Badminton lost funding for Tokyo 2020 despite exceeding their Rio 2016 medal target ©Getty Images

UK Sport's funding decisions for the 2020 Olympic and Paralympic Games in Tokyo are set to be challenged by eight governing bodies. 

Four Olympic sports had their funding cut entirely for the four-year cycle in November, with archery, badminton, fencing and weightlifting all intending to challenge the decision.

Table tennis, which also did not receive funding for Rio 2016, is also set to challenge the decision, after the British men's team reached the quarter-finals in the Brazilian city. 

UK Sport did fund Para-table tennis for the Paralympic Games and will continue to provide support for their Tokyo 2020 campaign.

Goalball and wheelchair rugby are among three Paralympic sports hoping to successfully appeal the decision to lose their funding.

Despite failing to qualify for Rio 2016, Goalball UK were awarded £1.3 million ($1.6 million/€1.5 million) from Sport England last month to support the sport at grassroots level.

It has been claimed the loss of UK Sport funding prevents the national governing body from supporting the elite performance side.

The final sport to launch an appeal is powerlifting, which believes they deserve greater financial support than the £1.3 million ($1.6 million/€1.5 million) which they were granted by UK Sport.

Each of the sports are set to notify UK Sport of their intention to challenge the verdict today as they launch their appeals for funding.

Appeals are set to be made to UK Sport next month, with a decision expected to be reached by the end of February.

Wheelchair rugby is one of eight sports to challenge the decision by UK Sport not to fund them for Tokyo 2020 ©Getty Images
Wheelchair rugby is one of eight sports to challenge the decision by UK Sport not to fund them for Tokyo 2020 ©Getty Images

Should the sports concerned still dispute the decision, they would be able to challenge the verdict at an independent arbitration panel convened by Sport Resolutions.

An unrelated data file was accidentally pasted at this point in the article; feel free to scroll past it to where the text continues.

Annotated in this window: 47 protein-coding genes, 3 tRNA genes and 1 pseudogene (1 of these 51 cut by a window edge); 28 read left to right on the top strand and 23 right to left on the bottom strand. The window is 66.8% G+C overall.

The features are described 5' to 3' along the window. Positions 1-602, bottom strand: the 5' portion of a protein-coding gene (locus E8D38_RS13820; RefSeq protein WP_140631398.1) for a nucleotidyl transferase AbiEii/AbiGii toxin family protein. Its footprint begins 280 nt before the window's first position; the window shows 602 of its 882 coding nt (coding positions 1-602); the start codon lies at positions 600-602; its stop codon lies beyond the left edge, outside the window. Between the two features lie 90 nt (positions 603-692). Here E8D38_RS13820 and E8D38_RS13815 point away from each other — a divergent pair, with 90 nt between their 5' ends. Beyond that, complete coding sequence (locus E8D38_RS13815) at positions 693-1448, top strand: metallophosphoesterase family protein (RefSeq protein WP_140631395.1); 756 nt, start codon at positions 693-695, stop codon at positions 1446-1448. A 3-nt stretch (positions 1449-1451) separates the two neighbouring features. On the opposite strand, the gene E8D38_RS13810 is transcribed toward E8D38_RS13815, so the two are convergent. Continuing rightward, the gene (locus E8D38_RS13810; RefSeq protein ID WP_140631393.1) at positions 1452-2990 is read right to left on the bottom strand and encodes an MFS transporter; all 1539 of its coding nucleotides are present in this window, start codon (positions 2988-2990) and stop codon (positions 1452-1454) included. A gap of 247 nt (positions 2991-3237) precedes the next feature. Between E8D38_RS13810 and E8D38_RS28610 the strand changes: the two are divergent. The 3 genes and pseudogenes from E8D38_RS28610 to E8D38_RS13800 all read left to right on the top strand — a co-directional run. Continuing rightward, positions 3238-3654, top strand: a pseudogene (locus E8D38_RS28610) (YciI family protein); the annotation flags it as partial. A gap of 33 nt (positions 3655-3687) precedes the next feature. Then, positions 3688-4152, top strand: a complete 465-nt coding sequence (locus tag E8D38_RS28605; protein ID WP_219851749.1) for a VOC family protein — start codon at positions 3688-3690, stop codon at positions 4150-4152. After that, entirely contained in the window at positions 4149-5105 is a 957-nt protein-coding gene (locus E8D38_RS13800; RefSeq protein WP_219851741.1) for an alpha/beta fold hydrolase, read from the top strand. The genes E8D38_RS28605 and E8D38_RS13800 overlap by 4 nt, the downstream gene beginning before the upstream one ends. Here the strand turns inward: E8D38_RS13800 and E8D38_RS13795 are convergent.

Badminton was a surprising omission from the funding list when it was announced after Marcus Ellis and Chris Langridge claimed a bronze medal in the men's doubles at Rio 2016.

This exceeded the sport’s medal target for the Games, leading to UK Sport’s decision being criticised by Badminton England.

The organisation has launched a petition against the decision, which can be found here.

They claim the loss of funding is a "catastrophic miscarriage of sporting justice".

When announcing the funding for Tokyo 2020 in November, UK Sport chief executive Liz Nicholl claimed they needed to prioritise to protect and enhance medal potential.

"If we under-invest we will under-perform at the Games, the rest of the world will catch us up and medal success will be put at risk," Nicholl said.

"This should not be interpreted as a criticism of past performance, progress or commitment of any of the sports or athletes affected.

"It is a matter of affordability and priorities and the need to invest what it costs to win in the sports with the strongest future medal potential in Tokyo."

A total investment of £345 million ($434 million/€411 million) will be made to 31 Olympic and Paralympic sports for the next Games - £2 million ($2.5 million/€2.3 million) less than a record £347 million ($436 million/€413 million) allocated in the run-up to Rio 2016.

UK Sport set the British team a target of winning between 51 to 85 Olympic medals and 115 to 162 Paralympic medals at Tokyo 2020.

Britain finished second on the Olympic medals table at Rio 2016 with 27 gold, 23 silver and 17 bronze.

The nation also finishd second on the Paralympic table at Rio 2016 as well, securing 64 gold, 39 silver and 44 bronze medals.